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Wormsley hosts inaugural literature festival

Matt Thacker

September 2, 2013

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A view of the ground on the fourth day, England Women v Australia Women, Only Test, 4th day, Wormsley, August 14, 2013
Wormsley, seen here hosting the women's Ashes Test, is the setting for an inaugural cricket and literature festival © Getty Images
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Wormsley has already played host to a tie in the new-look Women's Ashes this summer and on Saturday the beautiful ground will continue to innovate when it welcomes the inaugural cricket and literature festival, Words and Wickets.

The event will celebrate the relationship between cricket and literature and promises to be a great day for lovers of cricket and cricket writing.

The Getty Library - containing Caxton's first edition of Chaucer's Canterbury Tales, Shakespeare first folios, Anne Boleyn's psalter and a full set of Wisdens amongst others - will be open to visitors over the course of the day and there will be nets for kids, as well as arts and crafts in a 'stay and play' tent for children of all ages.

In this, the fiftieth year since the publication of CLR James' Beyond a Boundary, cricket literature has received a boost with the launch of The Nightwatchman - the Wisden Cricket Quarterly - and the publication of the Authors XI book, A Season of English Cricket from Hackney to Hambledon, which charts the revival of the side 100 years after Arthur Conan Doyle and PG Wodehouse opened the batting for them, and JM Barrie, AA Milne and Raffles' creator EW Hornung all turned out.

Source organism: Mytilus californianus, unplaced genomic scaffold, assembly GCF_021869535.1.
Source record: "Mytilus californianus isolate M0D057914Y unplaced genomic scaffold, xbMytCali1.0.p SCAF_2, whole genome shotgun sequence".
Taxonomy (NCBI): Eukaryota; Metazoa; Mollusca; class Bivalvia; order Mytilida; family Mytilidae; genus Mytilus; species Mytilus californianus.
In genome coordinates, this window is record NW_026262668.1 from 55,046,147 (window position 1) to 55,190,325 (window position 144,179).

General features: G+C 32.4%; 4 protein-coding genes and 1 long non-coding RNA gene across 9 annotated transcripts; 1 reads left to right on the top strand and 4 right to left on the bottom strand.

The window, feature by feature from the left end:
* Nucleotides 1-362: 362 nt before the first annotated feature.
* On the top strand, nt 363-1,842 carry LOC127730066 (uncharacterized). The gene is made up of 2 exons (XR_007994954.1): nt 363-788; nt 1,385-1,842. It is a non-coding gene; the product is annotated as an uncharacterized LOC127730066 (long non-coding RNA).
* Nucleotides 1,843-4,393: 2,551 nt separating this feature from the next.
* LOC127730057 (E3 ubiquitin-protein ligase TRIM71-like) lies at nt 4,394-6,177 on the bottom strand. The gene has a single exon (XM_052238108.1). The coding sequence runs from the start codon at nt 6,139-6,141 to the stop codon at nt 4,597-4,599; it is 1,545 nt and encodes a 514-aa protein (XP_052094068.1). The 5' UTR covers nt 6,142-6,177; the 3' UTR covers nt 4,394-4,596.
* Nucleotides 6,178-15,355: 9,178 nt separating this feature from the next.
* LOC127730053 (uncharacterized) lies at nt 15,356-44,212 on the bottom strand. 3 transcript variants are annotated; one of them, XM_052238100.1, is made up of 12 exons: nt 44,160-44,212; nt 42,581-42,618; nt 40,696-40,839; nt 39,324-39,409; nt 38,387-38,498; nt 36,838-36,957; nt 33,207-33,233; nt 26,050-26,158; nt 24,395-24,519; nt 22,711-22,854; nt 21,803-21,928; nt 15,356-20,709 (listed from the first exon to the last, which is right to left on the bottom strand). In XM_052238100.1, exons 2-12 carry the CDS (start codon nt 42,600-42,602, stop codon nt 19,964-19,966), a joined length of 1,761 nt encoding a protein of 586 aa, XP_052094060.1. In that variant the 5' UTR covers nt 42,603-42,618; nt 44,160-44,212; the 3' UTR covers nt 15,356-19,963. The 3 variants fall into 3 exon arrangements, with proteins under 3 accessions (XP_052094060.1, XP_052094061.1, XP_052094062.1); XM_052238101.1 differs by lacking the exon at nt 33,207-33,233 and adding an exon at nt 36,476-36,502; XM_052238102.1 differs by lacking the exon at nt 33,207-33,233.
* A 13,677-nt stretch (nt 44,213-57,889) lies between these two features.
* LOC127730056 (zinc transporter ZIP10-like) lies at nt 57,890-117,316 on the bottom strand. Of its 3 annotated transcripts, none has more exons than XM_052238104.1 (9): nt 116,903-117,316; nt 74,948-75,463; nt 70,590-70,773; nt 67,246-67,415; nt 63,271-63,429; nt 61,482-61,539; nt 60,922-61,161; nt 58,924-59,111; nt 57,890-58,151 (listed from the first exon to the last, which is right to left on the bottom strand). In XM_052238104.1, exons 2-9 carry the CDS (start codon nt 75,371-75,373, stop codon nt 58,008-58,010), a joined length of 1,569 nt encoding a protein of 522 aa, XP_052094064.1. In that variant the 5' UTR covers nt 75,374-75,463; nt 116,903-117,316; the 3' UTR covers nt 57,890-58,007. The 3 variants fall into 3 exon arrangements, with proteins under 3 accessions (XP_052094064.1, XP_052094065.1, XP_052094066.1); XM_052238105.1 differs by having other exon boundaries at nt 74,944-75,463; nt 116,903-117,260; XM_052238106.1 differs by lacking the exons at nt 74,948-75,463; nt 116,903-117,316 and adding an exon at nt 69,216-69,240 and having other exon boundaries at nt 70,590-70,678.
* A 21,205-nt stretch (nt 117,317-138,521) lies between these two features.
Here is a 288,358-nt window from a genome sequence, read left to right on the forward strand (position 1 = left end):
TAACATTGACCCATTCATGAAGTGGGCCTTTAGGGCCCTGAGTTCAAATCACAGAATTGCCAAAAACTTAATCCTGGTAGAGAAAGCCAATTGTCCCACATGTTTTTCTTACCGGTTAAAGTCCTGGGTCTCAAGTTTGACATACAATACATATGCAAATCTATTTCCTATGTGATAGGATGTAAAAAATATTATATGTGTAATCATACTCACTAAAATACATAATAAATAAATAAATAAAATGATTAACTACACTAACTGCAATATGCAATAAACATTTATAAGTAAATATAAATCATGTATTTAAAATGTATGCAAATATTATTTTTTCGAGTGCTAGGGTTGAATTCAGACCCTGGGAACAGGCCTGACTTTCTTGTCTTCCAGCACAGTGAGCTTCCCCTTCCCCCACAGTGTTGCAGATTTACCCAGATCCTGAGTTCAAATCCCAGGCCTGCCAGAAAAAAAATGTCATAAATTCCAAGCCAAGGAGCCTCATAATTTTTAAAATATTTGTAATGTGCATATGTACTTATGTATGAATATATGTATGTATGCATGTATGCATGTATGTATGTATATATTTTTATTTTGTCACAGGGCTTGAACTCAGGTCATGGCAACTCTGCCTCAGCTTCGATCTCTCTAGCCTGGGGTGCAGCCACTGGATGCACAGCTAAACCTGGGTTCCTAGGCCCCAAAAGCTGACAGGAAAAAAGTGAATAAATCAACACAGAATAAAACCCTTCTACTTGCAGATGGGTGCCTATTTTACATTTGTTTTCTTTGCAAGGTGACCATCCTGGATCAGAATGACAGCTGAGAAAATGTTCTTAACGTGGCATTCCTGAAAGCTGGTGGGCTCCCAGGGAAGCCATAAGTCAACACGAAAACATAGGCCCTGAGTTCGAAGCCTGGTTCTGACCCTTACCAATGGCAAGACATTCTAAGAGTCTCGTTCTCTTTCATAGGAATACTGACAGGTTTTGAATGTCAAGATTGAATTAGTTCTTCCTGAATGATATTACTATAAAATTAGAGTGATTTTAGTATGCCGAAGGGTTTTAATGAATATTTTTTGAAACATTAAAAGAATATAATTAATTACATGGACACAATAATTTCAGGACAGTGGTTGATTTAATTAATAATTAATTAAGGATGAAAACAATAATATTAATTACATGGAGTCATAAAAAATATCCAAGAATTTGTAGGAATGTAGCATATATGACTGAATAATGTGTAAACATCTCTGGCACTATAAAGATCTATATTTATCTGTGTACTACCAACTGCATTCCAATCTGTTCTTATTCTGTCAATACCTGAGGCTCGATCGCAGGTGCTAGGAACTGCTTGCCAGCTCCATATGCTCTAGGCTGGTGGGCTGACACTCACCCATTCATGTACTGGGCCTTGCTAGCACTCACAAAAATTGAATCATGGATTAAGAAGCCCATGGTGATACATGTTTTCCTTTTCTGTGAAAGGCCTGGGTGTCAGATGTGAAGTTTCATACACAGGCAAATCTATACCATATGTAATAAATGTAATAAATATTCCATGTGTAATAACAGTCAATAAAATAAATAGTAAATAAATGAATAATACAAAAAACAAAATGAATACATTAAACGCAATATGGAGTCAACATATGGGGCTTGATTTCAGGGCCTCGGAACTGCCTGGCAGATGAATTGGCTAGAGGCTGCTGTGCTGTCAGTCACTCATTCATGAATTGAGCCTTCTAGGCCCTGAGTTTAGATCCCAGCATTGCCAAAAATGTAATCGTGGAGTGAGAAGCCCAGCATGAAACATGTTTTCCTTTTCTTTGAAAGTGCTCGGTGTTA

The book sees each player, including Matthew Parker, Kamila Shamsie, William Fiennes, Tom and James Holland, and Anthony McGowan write a chapter, using the fixtures as starting points for essays on cricket and its appeal.

All this and more led Andy Bull, to wonder in the Guardian: "Are we living in a golden age of cricket writing?", arguing that fans are now spoiled for choice, with The Cordon on ESPNCricinfo also providing a groundbreaking development in a mix which includes three cricket magazines and a range of individual blogs.

On 7 September, the gates open at 11am and the action starts half an hour later with a match between the Authors XI and the Actors XI. The sides will feature the likes of Damian Lewis, Sebastian Faulks, William Fiennes and Tom Ward, with live commentary from historian Tom Holland.

As the game unfolds, there will be a series of events in the main marquee, with panellists including ESPNcricinfo's senior correspondent, George Dobell, the sports journalist and contributor to The Cordon Jonathan Wilson and the former Australian allrounder Greg Matthews, discussing cricket and literature and the Ashes.

There will also be an hour of cricket and comedy from cricket obsessives Andy Zaltzman and Mark Steel. At various points over the course of the day, The Nightwatchman, the Authors XI book, and Joseph O'Neill's Netherland.

Matt Thacker is a member of the Words and Wickets organising committee and managing editor of The Nightwatchman

© ESPN Sports Media Ltd.

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